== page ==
Using Photos to Improve the College Experience of Indigenous BSN Students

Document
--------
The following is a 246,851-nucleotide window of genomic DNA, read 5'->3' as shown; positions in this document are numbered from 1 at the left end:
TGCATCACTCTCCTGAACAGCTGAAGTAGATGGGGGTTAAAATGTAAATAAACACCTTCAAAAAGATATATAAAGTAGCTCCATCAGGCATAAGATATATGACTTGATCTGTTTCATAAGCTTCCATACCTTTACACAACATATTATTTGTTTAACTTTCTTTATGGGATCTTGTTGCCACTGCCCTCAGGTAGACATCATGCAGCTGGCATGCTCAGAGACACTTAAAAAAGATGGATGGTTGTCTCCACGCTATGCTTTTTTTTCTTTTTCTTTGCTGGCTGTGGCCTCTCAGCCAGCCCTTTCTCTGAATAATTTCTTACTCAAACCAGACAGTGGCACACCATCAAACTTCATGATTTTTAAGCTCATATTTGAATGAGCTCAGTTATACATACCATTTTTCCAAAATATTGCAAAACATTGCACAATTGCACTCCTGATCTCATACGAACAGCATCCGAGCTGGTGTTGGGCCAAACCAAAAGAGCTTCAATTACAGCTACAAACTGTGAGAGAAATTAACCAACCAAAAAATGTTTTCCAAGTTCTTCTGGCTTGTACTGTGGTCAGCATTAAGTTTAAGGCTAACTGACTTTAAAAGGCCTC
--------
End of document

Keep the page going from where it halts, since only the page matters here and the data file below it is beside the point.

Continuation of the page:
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Purpose: To improve the enrollment, retention, and well-being of American Indian/Alaska Native (AI/AN) students pursuing degrees in nursing through an environmental intervention to reduce cultural mismatch and highlight AI/AN nurses through history. Background: Enrollment of American Indian students in higher education has historically been low. Currently, around 19% of American Indian students enroll in college, while 42% of white students enroll. The population is affected by this lack of education by having the highest poverty rates of any race group. Of the 19% of American Indian students that enroll in college, only a small number graduate. Dropout rates are high among native students due to cultural mismatch, finances, and a lack of representation and cultural understanding at their universities. It is important to explore a variety of environmental approaches to address the obstacles to AI/AN students completion of the 4-year degree. Methods: The display will be in a location that nursing students will pass by frequently, which will help foster a sense of belonging among AI/AN students. Results: Copyright for photos of the nurses will be gained for educational purposes, and the photos will be displayed in the building that houses the Mark & Robyn Jones College of Nursing. Photos in the display will include nurses Elizabeth Sadoques (Abenaki), Virginia Rosebud Sneed Dixon (Cherokee), and Susie Walking Bear Yellowtail (Apsáalooke/Crow), among others. This project is a part of the (Caring for Our Own Program, which has been successful in increasing the enrollment and retention of AI/AN students. The goal of this project will be to continue to increase enrollment and retention but also to improve the well-being of AI/AN students, and then AI/AN communities. Implications: Most native students come from one of the seven American Indian reservations in Montana, and when they graduate, many will return to their communities for their careers. When the students serve their community through nursing, they also serve as role models for younger generations. This will likely encourage children to pursue nursing in college, increasing enrollment. Because they have role models from their communities, these students will likely graduate, increasing retention. Putting up the display is a relatively short-term project, but the effects will be long-lasting.